Architecture can get children moving
The interior design of schools has a major impact on children’s activity levels. This has been shown by the Danish project Skole+, which has explored how the renewal of existing architecture promotes children’s movement.
One of the six schools in the project is Søndervangskolen in Aarhus. Here, presentation stairs and a movement path were integrated into the new design.
Schoolchildren in Denmark generally do not get enough physical activity. This has been shown by a report from the Danish Health Authority. The report concludes that three out of four 11- to 15-year-olds are moving too little.
The Danish Health Authority recommends that children be physically active for 60 minutes a day. And with the Danish primary school reform, it was decided in 2014 that pupils in all grades in primary school should be active for an average of 45 minutes each school day.
School interior design and architecture can have a positive impact on how much children move. That is the conclusion of the Skole+ project, which is supported by the philanthropic foundation Realdania, the Danish Foundation for Culture and Sports Activities and the Sports Confederation of Denmark.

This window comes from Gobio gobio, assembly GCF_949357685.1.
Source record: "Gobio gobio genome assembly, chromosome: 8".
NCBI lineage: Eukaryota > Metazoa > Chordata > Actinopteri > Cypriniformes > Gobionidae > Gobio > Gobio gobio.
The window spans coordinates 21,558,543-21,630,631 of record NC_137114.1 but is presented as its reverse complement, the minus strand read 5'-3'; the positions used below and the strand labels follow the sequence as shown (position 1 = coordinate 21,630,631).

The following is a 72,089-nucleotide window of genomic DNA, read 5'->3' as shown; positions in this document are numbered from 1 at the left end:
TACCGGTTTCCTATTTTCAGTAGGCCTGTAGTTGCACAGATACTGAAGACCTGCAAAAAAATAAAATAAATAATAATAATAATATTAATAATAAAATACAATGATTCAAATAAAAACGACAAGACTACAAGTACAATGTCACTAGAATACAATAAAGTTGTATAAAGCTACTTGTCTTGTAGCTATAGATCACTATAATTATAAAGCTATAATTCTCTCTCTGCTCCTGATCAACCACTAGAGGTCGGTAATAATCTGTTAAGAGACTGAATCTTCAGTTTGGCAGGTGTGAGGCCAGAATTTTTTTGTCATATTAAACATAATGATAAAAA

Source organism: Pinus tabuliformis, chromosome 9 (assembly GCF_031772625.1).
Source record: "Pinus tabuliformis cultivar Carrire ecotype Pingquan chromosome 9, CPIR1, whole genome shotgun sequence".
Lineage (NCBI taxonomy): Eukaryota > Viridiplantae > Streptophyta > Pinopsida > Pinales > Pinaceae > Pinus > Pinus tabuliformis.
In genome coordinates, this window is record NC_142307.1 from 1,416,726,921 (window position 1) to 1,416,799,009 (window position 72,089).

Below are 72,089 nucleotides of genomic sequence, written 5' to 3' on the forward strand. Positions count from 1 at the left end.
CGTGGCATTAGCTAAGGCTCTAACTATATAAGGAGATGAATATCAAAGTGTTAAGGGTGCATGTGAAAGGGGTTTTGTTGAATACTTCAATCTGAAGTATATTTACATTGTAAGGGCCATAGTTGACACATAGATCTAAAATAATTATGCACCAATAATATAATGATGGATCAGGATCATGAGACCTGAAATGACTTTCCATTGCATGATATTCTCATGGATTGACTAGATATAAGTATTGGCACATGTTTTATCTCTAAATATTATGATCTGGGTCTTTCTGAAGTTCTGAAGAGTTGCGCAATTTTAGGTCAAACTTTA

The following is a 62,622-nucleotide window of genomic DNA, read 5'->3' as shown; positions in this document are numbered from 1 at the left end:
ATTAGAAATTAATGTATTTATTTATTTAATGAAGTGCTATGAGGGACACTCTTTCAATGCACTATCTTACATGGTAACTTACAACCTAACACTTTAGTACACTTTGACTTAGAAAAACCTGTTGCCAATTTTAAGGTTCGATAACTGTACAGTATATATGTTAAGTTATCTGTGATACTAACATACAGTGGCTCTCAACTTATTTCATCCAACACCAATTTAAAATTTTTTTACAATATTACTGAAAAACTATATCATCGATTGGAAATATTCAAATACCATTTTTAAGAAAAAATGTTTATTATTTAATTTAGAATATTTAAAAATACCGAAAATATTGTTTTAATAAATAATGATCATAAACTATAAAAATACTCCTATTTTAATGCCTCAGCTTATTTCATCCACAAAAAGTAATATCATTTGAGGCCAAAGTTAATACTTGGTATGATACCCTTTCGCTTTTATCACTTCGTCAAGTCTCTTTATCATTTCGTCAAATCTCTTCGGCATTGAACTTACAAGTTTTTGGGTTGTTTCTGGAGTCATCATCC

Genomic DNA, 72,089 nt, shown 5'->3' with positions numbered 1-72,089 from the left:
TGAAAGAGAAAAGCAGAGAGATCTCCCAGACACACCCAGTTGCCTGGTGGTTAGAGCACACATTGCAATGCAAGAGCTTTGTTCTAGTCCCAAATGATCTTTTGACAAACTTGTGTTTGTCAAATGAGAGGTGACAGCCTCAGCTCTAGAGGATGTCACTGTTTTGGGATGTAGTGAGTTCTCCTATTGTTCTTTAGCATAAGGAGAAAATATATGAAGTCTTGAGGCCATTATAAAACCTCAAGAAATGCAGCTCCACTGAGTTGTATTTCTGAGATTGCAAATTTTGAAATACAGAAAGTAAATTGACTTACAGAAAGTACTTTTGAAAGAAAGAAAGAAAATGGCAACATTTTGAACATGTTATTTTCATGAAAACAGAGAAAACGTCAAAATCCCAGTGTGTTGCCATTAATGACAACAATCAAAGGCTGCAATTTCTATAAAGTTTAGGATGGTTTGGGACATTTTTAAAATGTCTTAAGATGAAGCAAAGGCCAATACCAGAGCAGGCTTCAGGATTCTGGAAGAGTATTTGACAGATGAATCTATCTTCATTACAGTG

The school can provide a framework for activity
In Skole+, six projects have illustrated how to promote movement by renewing the existing architecture rather than building new constructions – to inspire the nation’s other schools.
“In Skole+, movement is conceived of in completely different ways and in completely new places than what we have been used to. For example, the corridors with fire ladders, mirrors and running tracks. This encourages new forms of movement, and thereby different pupils and more types of pupils use them,” says Gertrud Øllgaard.
She is an anthropologist and head of expertise at NIRAS, which was responsible for evaluating Skole+.
Assessment of the project shows that students are using the new facilities intensively and even more innovatively than was planned. They use them in ways other than anticipated, and the high level of activity requires adaptation to prevent wear and tear and noise.